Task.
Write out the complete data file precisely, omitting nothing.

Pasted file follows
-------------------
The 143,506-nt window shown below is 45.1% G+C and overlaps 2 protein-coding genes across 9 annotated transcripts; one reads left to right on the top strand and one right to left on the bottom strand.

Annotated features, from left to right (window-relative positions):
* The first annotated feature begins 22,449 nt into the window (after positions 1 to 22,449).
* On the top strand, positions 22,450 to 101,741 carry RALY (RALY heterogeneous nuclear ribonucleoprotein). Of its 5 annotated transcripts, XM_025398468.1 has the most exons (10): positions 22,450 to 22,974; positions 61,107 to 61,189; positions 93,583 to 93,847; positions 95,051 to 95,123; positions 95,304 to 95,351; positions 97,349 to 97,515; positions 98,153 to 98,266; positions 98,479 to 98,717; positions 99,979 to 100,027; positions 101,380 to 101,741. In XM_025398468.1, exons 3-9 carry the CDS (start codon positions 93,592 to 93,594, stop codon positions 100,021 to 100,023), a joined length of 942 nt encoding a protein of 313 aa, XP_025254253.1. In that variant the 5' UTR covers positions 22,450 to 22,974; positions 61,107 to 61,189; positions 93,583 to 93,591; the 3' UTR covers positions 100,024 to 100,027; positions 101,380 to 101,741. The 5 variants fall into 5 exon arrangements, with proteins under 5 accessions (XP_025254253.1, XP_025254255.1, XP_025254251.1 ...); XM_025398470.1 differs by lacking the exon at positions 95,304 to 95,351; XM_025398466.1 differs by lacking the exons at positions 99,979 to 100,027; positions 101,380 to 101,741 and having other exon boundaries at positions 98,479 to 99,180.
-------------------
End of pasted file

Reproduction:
The 143,506-nt window shown below is 45.1% G+C and overlaps 2 protein-coding genes across 9 annotated transcripts; one reads left to right on the top strand and one right to left on the bottom strand.

Annotated features, from left to right (window-relative positions):
* The first annotated feature begins 22,449 nt into the window (after positions 1 to 22,449).
* On the top strand, positions 22,450 to 101,741 carry RALY (RALY heterogeneous nuclear ribonucleoprotein). Of its 5 annotated transcripts, XM_025398468.1 has the most exons (10): positions 22,450 to 22,974; positions 61,107 to 61,189; positions 93,583 to 93,847; positions 95,051 to 95,123; positions 95,304 to 95,351; positions 97,349 to 97,515; positions 98,153 to 98,266; positions 98,479 to 98,717; positions 99,979 to 100,027; positions 101,380 to 101,741. In XM_025398468.1, exons 3-9 carry the CDS (start codon positions 93,592 to 93,594, stop codon positions 100,021 to 100,023), a joined length of 942 nt encoding a protein of 313 aa, XP_025254253.1. In that variant the 5' UTR covers positions 22,450 to 22,974; positions 61,107 to 61,189; positions 93,583 to 93,591; the 3' UTR covers positions 100,024 to 100,027; positions 101,380 to 101,741. The 5 variants fall into 5 exon arrangements, with proteins under 5 accessions (XP_025254253.1, XP_025254255.1, XP_025254251.1 ...); XM_025398470.1 differs by lacking the exon at positions 95,304 to 95,351; XM_025398466.1 differs by lacking the exons at positions 99,979 to 100,027; positions 101,380 to 101,741 and having other exon boundaries at positions 98,479 to 99,180.